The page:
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Book review: Pops: A Life of Louis Armstrong


Pops: A Life of Louis Armstrong by Terry Teachout. One of last year's best books is now available in paperback. Most music historians agree that Louis Armstrong was the single most influential American musician of the 20th century — which is saying a lot, considering American music's influence on world culture. He brought innovations that marked the end of an old, more formal American musical era, and the beginnings of a new one that continues to this day — faster, fun, freely improvisational, and marked by individual members of bands stepping up as soloists or stars — something we take completely for granted today.

Armstrong's newest biographer, Terry Teachout, is a perceptive, compelling writer. In Pops (Armstrong's preferred nickname, rather than the press-created "Satchmo"), he challenges the so-called jazz purists who have often held Armstrong's vast popularity against him, as well as those who criticized his onstage clowning as Uncle Tom-ish. Teachout surveys Armstrong's life, music, writings, and a previously inaccessible collection of 650 revealing, personal tape recordings, producing a rounded portrait of not just a groundbreaking musician, but an inspiring man.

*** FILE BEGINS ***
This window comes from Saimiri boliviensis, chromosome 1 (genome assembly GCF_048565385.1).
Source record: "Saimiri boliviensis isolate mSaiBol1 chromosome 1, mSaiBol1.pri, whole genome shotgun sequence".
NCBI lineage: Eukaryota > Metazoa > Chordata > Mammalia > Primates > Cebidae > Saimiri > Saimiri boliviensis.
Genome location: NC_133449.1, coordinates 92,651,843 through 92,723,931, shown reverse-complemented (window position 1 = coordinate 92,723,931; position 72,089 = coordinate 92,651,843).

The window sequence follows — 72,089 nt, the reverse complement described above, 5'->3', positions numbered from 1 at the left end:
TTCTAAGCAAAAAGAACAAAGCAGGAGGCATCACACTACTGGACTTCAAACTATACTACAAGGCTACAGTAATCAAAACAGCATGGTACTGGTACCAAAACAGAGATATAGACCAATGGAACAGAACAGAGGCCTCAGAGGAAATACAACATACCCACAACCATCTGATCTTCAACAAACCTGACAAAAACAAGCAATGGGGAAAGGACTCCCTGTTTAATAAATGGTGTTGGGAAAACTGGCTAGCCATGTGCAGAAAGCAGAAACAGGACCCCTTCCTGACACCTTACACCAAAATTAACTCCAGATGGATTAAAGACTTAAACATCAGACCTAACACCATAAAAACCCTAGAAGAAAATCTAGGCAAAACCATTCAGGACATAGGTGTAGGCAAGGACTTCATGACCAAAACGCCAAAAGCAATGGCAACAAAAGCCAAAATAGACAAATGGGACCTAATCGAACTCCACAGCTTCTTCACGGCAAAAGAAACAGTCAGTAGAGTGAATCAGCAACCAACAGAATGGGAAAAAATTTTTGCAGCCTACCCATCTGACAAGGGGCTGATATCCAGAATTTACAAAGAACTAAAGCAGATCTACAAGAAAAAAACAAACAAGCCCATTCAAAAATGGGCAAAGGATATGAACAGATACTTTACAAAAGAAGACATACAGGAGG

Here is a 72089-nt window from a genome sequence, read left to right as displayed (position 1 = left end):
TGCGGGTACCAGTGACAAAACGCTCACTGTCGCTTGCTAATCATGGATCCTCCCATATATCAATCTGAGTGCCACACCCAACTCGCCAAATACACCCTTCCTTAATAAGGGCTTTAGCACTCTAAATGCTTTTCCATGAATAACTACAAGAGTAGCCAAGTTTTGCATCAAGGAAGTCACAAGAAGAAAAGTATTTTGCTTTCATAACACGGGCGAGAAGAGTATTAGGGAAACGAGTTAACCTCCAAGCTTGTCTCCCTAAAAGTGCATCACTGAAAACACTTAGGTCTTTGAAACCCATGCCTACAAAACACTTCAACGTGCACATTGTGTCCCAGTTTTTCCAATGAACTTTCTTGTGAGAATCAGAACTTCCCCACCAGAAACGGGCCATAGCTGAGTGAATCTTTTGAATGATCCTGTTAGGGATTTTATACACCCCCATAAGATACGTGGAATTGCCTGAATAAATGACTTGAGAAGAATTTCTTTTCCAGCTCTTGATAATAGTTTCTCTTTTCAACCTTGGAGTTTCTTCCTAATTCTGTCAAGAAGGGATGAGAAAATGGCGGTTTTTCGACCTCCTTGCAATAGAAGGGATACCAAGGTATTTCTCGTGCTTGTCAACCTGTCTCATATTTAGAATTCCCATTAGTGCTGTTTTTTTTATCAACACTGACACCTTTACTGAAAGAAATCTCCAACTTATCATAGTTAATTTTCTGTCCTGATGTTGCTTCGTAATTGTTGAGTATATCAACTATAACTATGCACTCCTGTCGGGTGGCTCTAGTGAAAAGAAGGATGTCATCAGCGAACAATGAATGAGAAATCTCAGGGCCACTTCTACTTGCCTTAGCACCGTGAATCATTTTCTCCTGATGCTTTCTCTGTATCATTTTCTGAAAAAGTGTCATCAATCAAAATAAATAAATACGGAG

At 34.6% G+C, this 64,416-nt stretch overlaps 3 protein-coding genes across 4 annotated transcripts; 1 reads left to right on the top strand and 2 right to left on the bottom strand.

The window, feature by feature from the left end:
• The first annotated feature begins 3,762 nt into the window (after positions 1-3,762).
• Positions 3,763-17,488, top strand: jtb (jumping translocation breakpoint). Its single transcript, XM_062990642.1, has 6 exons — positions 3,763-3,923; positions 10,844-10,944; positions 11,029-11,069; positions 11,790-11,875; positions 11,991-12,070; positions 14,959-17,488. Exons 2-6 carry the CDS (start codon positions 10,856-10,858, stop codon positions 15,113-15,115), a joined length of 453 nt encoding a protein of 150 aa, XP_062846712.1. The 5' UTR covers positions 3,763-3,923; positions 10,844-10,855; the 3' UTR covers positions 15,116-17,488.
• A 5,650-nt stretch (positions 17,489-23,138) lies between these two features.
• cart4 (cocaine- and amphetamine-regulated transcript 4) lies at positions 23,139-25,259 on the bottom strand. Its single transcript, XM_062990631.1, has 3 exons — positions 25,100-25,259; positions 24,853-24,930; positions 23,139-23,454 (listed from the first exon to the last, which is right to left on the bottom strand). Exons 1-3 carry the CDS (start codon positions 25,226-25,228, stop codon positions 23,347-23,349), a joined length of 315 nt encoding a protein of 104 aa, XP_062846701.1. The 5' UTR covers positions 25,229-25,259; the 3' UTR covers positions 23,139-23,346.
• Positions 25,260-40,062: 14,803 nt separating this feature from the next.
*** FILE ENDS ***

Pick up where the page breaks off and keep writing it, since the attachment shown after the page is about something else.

The author also makes it crystal clear that Pops was nobody's racial patsy. Armstrong was acutely aware of the racial and social realities of his era — how could he not be, growing up dirt-poor in New Orleans and making his name in Chicago in the 1920s? — and caused a stir when, in 1957, he called Pres. Eisenhower "gutless" for at first refusing to enforce school integration in Little Rock, Ark. Teachout argues very convincingly that Pops' ebullient, smiling personality, far from being "subservient," was a mark of the man's inner strength, and of his lifelong refusal to let life's blows and injustices diminish his joy in life. This is a stellar biography of an American original.

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